The darkness in Navon’s eyes faded and he surveyed his general in a reprimanding fashion. “General.” He pulled his horse to a stop, interrupting Jikun before he could continue. “Let us pause this conversation. Sel’ari’s temple. We should stop and thank the gods before we retire for the evening.”

In Jikun’s absorption with his news, he had somehow missed the building’s slithering approach. His eyes lifted to the golden dome rising up toward the heavens, the white doves nestled at her base, and the pillars that made the elves below seem small and insignificant—as they undoubtedly were. He could hear the echoes of soft singing in the distant marble halls and the pure chime of bells, calling the elves to worship. He turned his head and laughed. “I’ll thank the gods when I see the gods at work. When we are in the right and Saebellus in the wrong, I can only spit on their names every time they let one of my soldiers die for Saebellus’ damn cause. We sleep in shit and spill our blood so some damn elf can rise in the morning to sing praise to their righteous asses. We are just their pawns. No. No, gods for me today, Navon. Give me a good drink and a fine woman—those are all the gods I need.”

Navon gave Jikun another distasteful and reprimanding glare before he stiffly dismounted, the offense apparently affecting his gait. “Then can you keep a hold of these for me, General?” he asked tartly, tossing Jikun the reins to his bay horse. “Someone has to give Sel’ari thanks that you are still breathing.”

Jikun leaned to the side sharply in order to the catch the reins. His horse whinnied in protest and the general quickly righted himself. “When I was a boy in Darival, a priest of Sel’ari came through. A group of youths beat him dead for the single coin in his pocket. I don’t think Sel’ari cares about any of us, Navon, more than she’d care about one of her priests. And if she did not see fit to save him, then we’re all going to the grave, god or no god.”

Navon leaned forward, squinting in a reflective manner. “They are not absent from us, Jikun. And I have a story to counter your own. Years ago on my way to Sevrigel, I saw a stowaway cry out in Sel’ari’s name for protection. Everyone who tried to lay a hand on him perished in an instant. Sel’ari always has her reasons, Jikun,” Navon replied with a simple smile. “Sometimes they just do not fit into our expectations. Religion is a virtue …and one of the only reasons Sel’ari hasn’t sent this country to Ramul.” He turned toward the temple, as though his words were a monument of inspiration and the general should immediately reflect upon their wisdom.

Jikun shook his head distastefully. “While you are in there, put in a good word for me for lovely company tonight,” he called after with a smirk. “The more ‘virtuous,’ the better. I’d take a cleric!”

Navon gave only a dismissive wave of resigned acknowledgement.

Jikun’s smirk broadened in amusement and he leaned back idly in the saddle. He watched the lean, dark male vanish through one of the double golden doors. For just a moment he glimpsed the white marble interior, gleaming from the countless candles within. And the face of Sel’ari. He felt himself recoil slightly, perhaps more out of shame than disgust. Even in the form of a statue, the goddess’ eyes were coldly perceptive, piercing through his veil of disbelief like a dagger. He nudged his horse lightly in the flank, urging it away from the doors and further along the street until he came to the shade of a low balcony.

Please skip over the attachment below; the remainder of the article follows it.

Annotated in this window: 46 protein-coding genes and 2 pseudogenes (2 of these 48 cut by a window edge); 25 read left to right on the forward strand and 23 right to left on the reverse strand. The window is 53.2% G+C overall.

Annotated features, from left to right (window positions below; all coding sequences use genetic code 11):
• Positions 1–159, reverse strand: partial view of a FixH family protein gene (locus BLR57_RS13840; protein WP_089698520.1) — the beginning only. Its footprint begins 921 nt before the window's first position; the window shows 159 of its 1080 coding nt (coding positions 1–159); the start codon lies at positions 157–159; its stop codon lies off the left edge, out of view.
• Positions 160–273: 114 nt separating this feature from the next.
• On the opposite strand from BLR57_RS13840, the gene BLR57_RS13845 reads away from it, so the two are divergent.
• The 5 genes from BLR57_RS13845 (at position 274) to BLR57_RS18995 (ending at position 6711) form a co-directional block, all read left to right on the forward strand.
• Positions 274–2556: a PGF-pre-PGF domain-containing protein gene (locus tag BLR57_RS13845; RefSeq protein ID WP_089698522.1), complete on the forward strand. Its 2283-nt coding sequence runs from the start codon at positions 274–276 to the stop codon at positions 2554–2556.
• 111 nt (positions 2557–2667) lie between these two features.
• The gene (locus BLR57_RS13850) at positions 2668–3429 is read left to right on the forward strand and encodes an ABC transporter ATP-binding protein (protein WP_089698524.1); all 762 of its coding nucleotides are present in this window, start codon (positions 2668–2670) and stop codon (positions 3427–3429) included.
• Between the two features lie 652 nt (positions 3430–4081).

Away from the temple, he found himself once more at ease. He leaned an arm against his horse’s neck, watching the bustle of elves moving about through the sunny street. They acknowledged him with polite nods of their heads or wide smiles, but Jikun found little reason to smile in return. Why should he? What had they done today to equal his last two years of warring for their sake? Ate and danced and pleasured themselves. He knew not all males could serve in the army. And yet, that did not stop his resentment at every able bodied male he saw enjoying himself in the comfort of the city’s walls while Saebellus waged war outside.

Perhaps his inner thoughts had revealed themselves on his expression as he noted several responding elves regard him with unease and confusion. He wiped his face of expression and instead let his eyes trail up along the towering buildings with their many windows, pillars, and gleaming rooftops, still further up the hill of the street and into the distance. Elvorium was not his home, but even so, it was better than any place he had been since he had left Darival.

Except, perhaps, for the whore houses of Roshenhyde.

“That was pleasant to see her again,” Navon’s voice came from behind him.

Jikun straightened and turned, eyeing the peaceful smile stamped across his captain’s lips. He tossed him the reins, watching Navon leap with some faint form of grace onto his horse.

“So, where to, General?” Navon queried. His voice had livened from his perceived notion of Sel’ari’s mewling praise, afforded to him by his recent prayers. “To the camp?”

Jikun laughed, pulling his horse away from the egress of the city. “No, let the soldiers relax without your reprimanding eyes. They deserve a little freedom and rashness. To my estate, Navon. And we will stop along the way to pick up some gods of my own.”